Parsa Mirhaji
Montefiore Hospital
Dr. Parsa Mirhaji MD. PhD. is an Associate Professor of Systems and Computational Biology, the Director of Center for Health Data Innovations at the Albert Einstein College of Medicine and Montefiore Medical Center, and the Chief Technology Officer at the New York Clinical Data Research Network (NY-CDRN). Formerly, Dr. Mirhaji was the director of the Center for Biosecurity and Public Health Informatics Research at the University of Texas at Houston where he developed a realtime biosurveillance network in the metropolitan Houston area, for real-time outbreak and signal detection, and population health monitoring using clinical text understanding, semantic information integration, and EMR data.  

Dr. Mirhaji has been a member of W3C working groups for application of Semantic Technologies in Healthcare and Life Sciences, an acting committee member on the Texas Hospital Preparedness Program at the Texas State Department of Health Services and the Texas Institute for Health Policy Research, and a member of the Health Information Technology Advisory Commission for the Texas State Department of Health Services.  

Dr. Mirhaji is an inventor with several patents covering information integration, biomedical vocabularies and taxonomy services, clinical text understanding and natural language processing, electronic data capture, and knowledge-based information retrieval.  

Dr. Mirhaji and his fellow researchers were awarded "The Best Practice in Public Health Award-2002" by the U.S. Department of Health and Human Services for establishing the Defense of Houston web-portal for community awareness and public readiness in the aftermath of September 11 attacks.
 

The Chasm of a Million Analytics, and How to Bridge it?

 
While our understanding of healthcare and wellness is defined within a continuum of inter-related clinical, behavioral (socio-economic and cultural), environmental, and genetic factors, the healthcare system is extremely compartmentalized and broken into very many silos of narrowly focused interventions (cardiology, radiology, infectious diseases, surgery, critical care, the list goes on). Analytic solution providers exploit this situation by offering point solutions and disconnected products that are unaware of each other, compounding the fragmentation of healthcare data and analytic ecosystem, unleashing an army of blind men that individually try to find and tame the elephant.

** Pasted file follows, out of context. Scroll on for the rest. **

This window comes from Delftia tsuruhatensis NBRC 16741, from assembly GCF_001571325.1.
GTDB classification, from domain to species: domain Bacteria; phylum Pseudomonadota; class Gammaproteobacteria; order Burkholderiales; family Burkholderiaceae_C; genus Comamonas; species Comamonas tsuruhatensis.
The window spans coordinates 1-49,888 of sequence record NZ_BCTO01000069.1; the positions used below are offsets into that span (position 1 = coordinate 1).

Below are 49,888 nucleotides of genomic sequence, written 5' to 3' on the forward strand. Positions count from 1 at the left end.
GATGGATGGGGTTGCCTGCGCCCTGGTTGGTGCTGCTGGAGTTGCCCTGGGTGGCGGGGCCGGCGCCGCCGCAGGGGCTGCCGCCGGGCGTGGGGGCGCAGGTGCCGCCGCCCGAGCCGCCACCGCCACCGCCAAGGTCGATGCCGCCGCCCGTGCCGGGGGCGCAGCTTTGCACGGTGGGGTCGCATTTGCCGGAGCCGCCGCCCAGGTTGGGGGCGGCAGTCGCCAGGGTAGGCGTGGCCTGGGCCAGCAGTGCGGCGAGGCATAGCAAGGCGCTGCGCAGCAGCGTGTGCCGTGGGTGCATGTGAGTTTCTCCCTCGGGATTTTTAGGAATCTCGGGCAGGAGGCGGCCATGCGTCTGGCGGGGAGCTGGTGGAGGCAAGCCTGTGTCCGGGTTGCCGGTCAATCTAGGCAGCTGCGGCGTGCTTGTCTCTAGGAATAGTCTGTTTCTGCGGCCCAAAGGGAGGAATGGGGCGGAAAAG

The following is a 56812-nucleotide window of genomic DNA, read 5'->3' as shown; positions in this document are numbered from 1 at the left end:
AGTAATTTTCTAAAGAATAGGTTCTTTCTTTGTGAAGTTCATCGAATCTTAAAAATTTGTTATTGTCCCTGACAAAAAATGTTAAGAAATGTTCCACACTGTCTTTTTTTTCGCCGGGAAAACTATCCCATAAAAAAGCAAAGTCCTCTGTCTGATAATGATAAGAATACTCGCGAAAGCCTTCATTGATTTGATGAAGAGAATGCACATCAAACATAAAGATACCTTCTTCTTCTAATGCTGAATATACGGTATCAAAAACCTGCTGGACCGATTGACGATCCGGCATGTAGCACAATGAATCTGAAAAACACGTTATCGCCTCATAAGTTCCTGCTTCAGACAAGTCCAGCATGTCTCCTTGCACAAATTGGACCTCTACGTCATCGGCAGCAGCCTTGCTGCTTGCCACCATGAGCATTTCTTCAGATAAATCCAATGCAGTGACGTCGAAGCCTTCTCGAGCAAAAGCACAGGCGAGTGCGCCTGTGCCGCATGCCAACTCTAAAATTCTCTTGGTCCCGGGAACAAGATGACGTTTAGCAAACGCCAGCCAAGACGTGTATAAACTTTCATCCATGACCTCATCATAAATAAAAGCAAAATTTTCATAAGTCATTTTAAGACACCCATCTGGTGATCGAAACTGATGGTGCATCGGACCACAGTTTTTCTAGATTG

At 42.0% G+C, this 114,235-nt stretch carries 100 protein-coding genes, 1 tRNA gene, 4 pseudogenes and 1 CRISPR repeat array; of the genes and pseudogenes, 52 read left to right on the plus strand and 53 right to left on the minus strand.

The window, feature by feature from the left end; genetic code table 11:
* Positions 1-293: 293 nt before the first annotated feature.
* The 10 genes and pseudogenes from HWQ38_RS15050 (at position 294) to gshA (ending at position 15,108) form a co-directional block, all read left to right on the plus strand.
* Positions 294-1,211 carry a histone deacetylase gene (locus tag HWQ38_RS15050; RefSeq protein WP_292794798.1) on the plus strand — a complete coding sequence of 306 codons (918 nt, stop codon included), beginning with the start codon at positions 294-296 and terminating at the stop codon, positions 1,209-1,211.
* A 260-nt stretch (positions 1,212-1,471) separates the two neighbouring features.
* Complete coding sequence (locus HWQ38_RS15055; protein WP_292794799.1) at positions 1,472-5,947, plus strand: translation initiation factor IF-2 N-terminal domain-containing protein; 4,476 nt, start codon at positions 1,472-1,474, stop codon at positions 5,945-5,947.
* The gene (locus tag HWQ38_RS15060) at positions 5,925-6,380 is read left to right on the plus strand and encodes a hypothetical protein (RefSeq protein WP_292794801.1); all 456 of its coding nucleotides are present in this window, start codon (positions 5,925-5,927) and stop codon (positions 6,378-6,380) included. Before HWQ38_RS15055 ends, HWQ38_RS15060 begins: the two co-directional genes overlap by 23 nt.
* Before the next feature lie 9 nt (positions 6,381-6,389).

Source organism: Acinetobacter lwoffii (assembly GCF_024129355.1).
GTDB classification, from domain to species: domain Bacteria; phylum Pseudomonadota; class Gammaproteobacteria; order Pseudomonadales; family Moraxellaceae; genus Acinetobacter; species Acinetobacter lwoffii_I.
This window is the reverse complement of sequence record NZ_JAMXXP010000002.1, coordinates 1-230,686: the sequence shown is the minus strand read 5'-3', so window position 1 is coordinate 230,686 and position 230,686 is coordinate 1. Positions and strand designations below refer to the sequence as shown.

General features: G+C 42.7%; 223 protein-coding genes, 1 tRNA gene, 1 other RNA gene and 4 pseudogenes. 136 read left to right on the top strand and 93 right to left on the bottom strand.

From an organizational perspective, this might be an unsurmountable barrier to industry-wide and large scale adoption of advanced analytics and data driven practice, since there is a hard limit on how many disconnected point-solutions and operational silos a healthcare system can afford to build, buy or subscribe. One has to ask and answer the following questions: How many analytic models (AI driven or otherwise) does it take to transform the healthcare system, overhaul patients clinical experience, and to optimize delivery system (hundreds? thousands? or perhaps millions?)?, or How many point-solutions, or private cloud services will it take for a healthcare system to adopt those analytics and truly transform its practice?  

This has resulted in lack of information and coordination across multiple interrelated care practices and supporting services, duplication of efforts, and complications and errors, while opportunities to focus on the patient as a whole and collaborate to provide a holistic, and patient centered care are lost.  

In this presentation we are going to introduce "Patient-centered Analytic Learning Machine- PALM", a knowledge-based big-data analytic engine designed to integrate and provide a holistic view of all interrelated components of healthcare revolving around patients and providers. PALM is designed from ground up, based on the principles of graphs and cognitive computing, to link and integrate all clinical, operational, and administrative silos in a healthcare system through use of data, information, knowledge and insight gained through their analysis, and to illustrate a complete picture of the patient experience, and the operational and administrative support systems surrounding them. we will talk about our design philosophy, describe vignettes that illustrate it, and explain the distributed knowledge-graph technology that is enabling PALM under the hood.